Speaking of Frijoles Canyon and the Ancestral Puebloan homes he found there, archaeologist Adolph F. A. Bandelier called it "The Grandest thing I Ever Saw." In 1916 the area was established as Bandelier National Monument in 1916. The natural environment of the area is beautiful and the pueblo structures are fascinating. The visitor center and other buildings were constructed by the Civilian Conservation Corps during the 1930s.
The Visitor Center is newly remodeled and updated inside and a brand new introductory video, five years in the making, is outstanding. If you visit, don't miss it.
The canyon and mesa country is part of the Pajarito Plateau, formed by violent eruptions of the Jemez Volcano more than one million years ago. The eruptions covered the 400-square-mile area with a layer of volcanic ash up to 1,000 thousand feet thick. The pink rock of the canyon is volcanic ash that compacted over time into a soft, crumbly rock called tuff. This is easily eroded by wind and rain, taking on a "Swiss Cheese" appearance. (This paragraph was written especially for you, Eric.)[Our son Eric teaches earth science to middle school students.]
The Ancestral Pueblo people built structures against the canyon walls, where they could enlarge the small holes, carving out "cavates" to use as additional rooms and storage areas for their buildings.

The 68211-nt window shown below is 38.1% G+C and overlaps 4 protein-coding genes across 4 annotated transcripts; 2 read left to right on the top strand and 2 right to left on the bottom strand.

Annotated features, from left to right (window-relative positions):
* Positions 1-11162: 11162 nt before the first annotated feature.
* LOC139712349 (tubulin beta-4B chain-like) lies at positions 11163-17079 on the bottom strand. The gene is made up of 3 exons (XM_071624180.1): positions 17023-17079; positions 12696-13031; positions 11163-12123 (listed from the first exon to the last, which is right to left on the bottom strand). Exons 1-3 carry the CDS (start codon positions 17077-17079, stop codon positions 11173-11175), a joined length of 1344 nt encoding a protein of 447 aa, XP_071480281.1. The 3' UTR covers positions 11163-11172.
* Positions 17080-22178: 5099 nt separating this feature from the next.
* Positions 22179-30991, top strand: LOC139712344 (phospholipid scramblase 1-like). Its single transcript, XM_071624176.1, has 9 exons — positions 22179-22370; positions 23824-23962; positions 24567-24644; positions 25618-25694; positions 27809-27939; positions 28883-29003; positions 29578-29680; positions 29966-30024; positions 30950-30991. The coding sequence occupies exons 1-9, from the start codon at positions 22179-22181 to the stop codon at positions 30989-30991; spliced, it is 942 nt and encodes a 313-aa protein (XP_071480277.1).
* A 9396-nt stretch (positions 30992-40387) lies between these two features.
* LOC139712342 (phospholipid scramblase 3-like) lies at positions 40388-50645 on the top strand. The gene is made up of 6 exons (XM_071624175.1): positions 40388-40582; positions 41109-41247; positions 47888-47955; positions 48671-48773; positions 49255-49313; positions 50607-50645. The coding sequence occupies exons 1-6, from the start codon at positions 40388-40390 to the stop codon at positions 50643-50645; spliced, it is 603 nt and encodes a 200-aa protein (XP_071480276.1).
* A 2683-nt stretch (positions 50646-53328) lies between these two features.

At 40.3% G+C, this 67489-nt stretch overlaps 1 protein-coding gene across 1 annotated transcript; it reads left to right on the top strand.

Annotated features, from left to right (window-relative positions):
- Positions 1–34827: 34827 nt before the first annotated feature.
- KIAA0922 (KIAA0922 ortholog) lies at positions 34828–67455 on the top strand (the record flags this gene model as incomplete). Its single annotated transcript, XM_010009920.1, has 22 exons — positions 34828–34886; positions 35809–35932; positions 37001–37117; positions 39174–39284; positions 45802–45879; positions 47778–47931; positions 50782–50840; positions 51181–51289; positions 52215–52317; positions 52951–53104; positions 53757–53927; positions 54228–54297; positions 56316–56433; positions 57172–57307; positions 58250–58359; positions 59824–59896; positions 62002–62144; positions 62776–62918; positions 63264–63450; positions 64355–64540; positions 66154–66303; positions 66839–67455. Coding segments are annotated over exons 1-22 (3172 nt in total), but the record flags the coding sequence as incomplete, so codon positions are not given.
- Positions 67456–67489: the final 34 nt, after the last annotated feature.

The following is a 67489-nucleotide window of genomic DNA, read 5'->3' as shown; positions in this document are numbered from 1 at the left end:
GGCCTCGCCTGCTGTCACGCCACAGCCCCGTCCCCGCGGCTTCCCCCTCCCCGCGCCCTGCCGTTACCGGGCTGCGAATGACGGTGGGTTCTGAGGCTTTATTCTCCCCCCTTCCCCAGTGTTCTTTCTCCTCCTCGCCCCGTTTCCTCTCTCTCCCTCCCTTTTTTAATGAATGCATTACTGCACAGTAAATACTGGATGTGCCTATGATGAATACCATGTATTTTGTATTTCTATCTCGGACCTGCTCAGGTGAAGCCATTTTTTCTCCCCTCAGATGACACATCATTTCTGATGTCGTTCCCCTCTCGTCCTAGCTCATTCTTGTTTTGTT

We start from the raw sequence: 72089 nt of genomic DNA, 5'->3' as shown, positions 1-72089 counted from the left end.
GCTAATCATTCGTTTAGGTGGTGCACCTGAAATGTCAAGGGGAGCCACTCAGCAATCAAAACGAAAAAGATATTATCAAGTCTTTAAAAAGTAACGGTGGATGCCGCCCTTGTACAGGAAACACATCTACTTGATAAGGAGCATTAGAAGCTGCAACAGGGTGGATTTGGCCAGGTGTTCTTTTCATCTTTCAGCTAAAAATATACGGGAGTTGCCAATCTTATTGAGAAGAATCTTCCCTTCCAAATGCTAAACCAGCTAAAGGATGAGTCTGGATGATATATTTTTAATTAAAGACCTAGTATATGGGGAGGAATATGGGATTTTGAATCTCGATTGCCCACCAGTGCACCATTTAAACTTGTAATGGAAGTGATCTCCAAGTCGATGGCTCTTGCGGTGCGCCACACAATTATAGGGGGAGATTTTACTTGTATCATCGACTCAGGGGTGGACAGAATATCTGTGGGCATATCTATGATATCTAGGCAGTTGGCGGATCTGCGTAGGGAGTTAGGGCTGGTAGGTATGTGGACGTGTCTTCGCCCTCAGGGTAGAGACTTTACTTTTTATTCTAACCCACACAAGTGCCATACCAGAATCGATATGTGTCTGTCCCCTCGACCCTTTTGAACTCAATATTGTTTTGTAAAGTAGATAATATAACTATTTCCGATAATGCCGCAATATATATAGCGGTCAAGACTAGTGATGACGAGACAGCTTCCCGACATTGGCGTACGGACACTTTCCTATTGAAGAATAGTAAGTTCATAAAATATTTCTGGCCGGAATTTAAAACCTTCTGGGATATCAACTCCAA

This reconstruction shows the rock and masonry walls of the buildings and the ceiling beams.
They built fires in the cavates to harden the ceiling surface.
Today some of the cavates are open to the public via these ladders.
There was a surprisingly large number of visitors at Bandelier this week.
In addition to the buildings against the canyon walls, the ancient people built a large circular pueblo on the canyon floor. Here you can see remaining first-floor walls of the pueblo.
This Kiva is located outside the confines of the pueblo.
Farther up the canyon they built an 800-foot-long stretch of canyon wall structures called Long House. Here you can see some of the cavates (rooms), as well as the rows of holes in the canyon wall that show where beams for ceilings were placed. You can see two rows of holes for two stories here.
This shows both the lower walls of the buildings and the canyon wall rooms.
In this area, we could see some faint petroglyphs.
Archaeologists also discovered this picture, which had been painted on the canyon wall then covered over by plaster.
Frijoles Creek is the year-round source of water that probably attracted the ancestral Puebloans to this canyon.
We walked another half mile up the canyon to see Alcove House. To reach it, we had to climb stairs and ladders 140 feet up the canyon wall. I wondered if we had wandered back to Picacho Peak in Arizona.
It really wasn't as bad as it looks here.